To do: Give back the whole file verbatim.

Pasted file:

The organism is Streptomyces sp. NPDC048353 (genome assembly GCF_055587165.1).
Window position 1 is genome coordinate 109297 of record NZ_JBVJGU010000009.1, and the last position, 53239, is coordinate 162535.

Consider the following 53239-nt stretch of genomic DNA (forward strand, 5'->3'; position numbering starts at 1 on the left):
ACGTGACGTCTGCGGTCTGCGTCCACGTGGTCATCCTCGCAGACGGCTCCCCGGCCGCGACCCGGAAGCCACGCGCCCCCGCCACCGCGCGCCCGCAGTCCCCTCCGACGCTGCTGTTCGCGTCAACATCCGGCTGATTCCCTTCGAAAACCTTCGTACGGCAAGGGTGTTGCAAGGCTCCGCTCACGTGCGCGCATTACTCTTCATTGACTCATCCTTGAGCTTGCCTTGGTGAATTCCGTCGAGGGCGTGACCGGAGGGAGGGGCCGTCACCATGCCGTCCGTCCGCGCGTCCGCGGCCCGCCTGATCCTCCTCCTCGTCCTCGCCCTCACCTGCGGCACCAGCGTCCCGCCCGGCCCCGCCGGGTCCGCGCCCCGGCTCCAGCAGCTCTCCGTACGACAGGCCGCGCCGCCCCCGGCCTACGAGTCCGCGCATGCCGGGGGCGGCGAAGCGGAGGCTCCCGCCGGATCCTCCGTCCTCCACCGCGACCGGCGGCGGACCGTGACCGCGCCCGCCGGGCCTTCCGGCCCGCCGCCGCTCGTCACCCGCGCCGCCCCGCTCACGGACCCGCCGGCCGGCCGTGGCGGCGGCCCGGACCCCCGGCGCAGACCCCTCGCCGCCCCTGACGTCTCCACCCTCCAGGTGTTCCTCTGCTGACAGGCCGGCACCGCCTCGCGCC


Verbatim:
The organism is Streptomyces sp. NPDC048353 (genome assembly GCF_055587165.1).
Window position 1 is genome coordinate 109297 of record NZ_JBVJGU010000009.1, and the last position, 53239, is coordinate 162535.

Consider the following 53239-nt stretch of genomic DNA (forward strand, 5'->3'; position numbering starts at 1 on the left):
ACGTGACGTCTGCGGTCTGCGTCCACGTGGTCATCCTCGCAGACGGCTCCCCGGCCGCGACCCGGAAGCCACGCGCCCCCGCCACCGCGCGCCCGCAGTCCCCTCCGACGCTGCTGTTCGCGTCAACATCCGGCTGATTCCCTTCGAAAACCTTCGTACGGCAAGGGTGTTGCAAGGCTCCGCTCACGTGCGCGCATTACTCTTCATTGACTCATCCTTGAGCTTGCCTTGGTGAATTCCGTCGAGGGCGTGACCGGAGGGAGGGGCCGTCACCATGCCGTCCGTCCGCGCGTCCGCGGCCCGCCTGATCCTCCTCCTCGTCCTCGCCCTCACCTGCGGCACCAGCGTCCCGCCCGGCCCCGCCGGGTCCGCGCCCCGGCTCCAGCAGCTCTCCGTACGACAGGCCGCGCCGCCCCCGGCCTACGAGTCCGCGCATGCCGGGGGCGGCGAAGCGGAGGCTCCCGCCGGATCCTCCGTCCTCCACCGCGACCGGCGGCGGACCGTGACCGCGCCCGCCGGGCCTTCCGGCCCGCCGCCGCTCGTCACCCGCGCCGCCCCGCTCACGGACCCGCCGGCCGGCCGTGGCGGCGGCCCGGACCCCCGGCGCAGACCCCTCGCCGCCCCTGACGTCTCCACCCTCCAGGTGTTCCTCTGCTGACAGGCCGGCACCGCCTCGCGCC